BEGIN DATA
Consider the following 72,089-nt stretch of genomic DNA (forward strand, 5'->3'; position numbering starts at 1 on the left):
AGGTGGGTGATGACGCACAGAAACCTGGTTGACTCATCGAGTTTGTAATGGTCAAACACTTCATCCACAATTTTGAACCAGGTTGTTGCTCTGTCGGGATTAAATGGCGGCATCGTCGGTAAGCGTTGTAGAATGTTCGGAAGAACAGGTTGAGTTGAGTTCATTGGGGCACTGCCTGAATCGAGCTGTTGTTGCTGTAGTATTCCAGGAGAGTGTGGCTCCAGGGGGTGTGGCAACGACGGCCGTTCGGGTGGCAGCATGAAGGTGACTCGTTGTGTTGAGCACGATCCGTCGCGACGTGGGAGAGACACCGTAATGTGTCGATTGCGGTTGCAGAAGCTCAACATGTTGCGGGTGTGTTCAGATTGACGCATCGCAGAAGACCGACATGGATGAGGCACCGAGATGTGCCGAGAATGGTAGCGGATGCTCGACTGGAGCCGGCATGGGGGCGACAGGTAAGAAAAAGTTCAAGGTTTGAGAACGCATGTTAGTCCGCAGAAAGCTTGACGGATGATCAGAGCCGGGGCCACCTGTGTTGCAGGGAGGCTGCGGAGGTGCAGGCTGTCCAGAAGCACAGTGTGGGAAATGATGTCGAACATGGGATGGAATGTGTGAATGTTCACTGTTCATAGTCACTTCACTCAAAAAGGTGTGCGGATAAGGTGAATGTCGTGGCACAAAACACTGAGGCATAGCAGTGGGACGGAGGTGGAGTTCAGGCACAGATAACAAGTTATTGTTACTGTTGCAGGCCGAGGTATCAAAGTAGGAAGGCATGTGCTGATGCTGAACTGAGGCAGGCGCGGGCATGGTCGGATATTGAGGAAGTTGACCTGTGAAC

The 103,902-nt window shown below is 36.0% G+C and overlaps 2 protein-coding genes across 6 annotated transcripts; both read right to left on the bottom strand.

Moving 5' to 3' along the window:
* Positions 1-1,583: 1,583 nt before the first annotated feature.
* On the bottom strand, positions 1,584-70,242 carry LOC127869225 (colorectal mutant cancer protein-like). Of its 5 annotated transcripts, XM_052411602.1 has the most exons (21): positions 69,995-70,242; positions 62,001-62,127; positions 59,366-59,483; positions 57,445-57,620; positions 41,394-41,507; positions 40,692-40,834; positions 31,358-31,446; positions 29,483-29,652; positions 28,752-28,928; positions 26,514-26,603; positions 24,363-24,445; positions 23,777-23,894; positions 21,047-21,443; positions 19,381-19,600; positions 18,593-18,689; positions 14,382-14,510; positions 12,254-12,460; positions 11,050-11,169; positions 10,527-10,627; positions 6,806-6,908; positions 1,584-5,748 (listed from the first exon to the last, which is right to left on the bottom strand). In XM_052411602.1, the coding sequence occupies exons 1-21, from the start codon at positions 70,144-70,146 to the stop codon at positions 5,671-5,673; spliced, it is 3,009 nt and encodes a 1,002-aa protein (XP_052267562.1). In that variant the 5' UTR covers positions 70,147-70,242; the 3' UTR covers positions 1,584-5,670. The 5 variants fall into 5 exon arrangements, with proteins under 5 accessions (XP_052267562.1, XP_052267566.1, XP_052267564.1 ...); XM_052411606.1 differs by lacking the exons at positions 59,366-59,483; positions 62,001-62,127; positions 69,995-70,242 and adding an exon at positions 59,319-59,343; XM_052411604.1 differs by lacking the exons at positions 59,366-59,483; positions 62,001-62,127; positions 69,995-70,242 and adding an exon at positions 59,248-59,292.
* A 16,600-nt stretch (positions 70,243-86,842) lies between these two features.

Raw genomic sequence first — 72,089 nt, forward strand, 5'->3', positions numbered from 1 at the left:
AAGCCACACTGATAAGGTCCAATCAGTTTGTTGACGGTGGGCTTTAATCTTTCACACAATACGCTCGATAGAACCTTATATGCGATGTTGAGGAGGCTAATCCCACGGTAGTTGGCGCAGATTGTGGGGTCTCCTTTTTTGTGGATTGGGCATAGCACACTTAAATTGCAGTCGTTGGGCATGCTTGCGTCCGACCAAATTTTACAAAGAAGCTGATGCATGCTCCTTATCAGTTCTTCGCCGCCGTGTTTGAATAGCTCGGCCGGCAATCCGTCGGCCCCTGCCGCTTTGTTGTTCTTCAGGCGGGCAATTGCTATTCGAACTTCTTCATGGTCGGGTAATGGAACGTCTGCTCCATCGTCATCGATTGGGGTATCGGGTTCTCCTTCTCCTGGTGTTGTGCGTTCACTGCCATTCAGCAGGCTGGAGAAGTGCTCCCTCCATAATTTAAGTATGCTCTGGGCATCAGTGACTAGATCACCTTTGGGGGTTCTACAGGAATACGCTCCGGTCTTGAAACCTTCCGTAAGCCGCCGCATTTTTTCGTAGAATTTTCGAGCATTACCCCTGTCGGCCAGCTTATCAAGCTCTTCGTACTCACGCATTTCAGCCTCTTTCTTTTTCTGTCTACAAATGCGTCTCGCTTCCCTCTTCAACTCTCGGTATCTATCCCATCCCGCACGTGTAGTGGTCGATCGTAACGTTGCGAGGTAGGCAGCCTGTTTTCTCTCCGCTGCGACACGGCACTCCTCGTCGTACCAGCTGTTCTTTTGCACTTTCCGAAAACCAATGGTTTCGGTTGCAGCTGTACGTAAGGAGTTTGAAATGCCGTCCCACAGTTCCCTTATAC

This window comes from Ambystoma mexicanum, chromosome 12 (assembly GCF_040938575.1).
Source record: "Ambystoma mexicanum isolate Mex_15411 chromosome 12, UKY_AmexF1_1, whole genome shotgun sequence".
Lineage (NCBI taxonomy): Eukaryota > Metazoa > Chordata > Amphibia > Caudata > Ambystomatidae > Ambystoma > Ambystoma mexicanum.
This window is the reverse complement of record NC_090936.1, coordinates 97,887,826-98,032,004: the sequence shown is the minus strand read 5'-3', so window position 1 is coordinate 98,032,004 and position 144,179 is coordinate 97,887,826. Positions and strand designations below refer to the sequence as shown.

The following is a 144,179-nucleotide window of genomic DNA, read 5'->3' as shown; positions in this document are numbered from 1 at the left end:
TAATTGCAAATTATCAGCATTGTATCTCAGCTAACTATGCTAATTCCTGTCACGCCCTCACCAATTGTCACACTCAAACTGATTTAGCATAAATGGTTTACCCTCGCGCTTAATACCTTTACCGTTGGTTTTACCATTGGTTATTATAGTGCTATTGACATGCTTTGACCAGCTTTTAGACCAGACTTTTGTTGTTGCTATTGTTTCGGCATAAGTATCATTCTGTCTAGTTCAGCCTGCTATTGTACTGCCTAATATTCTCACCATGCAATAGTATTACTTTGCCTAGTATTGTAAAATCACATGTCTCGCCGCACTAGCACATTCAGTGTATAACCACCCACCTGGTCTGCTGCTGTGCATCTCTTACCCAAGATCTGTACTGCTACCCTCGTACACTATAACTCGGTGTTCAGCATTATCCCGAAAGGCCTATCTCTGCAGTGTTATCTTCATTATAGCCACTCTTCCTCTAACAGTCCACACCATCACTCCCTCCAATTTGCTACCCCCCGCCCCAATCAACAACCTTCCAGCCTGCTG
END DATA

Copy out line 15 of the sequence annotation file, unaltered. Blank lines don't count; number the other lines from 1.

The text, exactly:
TAATTGCAAATTATCAGCATTGTATCTCAGCTAACTATGCTAATTCCTGTCACGCCCTCACCAATTGTCACACTCAAACTGATTTAGCATAAATGGTTTACCCTCGCGCTTAATACCTTTACCGTTGGTTTTACCATTGGTTATTATAGTGCTATTGACATGCTTTGACCAGCTTTTAGACCAGACTTTTGTTGTTGCTATTGTTTCGGCATAAGTATCATTCTGTCTAGTTCAGCCTGCTATTGTACTGCCTAATATTCTCACCATGCAATAGTATTACTTTGCCTAGTATTGTAAAATCACATGTCTCGCCGCACTAGCACATTCAGTGTATAACCACCCACCTGGTCTGCTGCTGTGCATCTCTTACCCAAGATCTGTACTGCTACCCTCGTACACTATAACTCGGTGTTCAGCATTATCCCGAAAGGCCTATCTCTGCAGTGTTATCTTCATTATAGCCACTCTTCCTCTAACAGTCCACACCATCACTCCCTCCAATTTGCTACCCCCCGCCCCAATCAACAACCTTCCAGCCTGCTG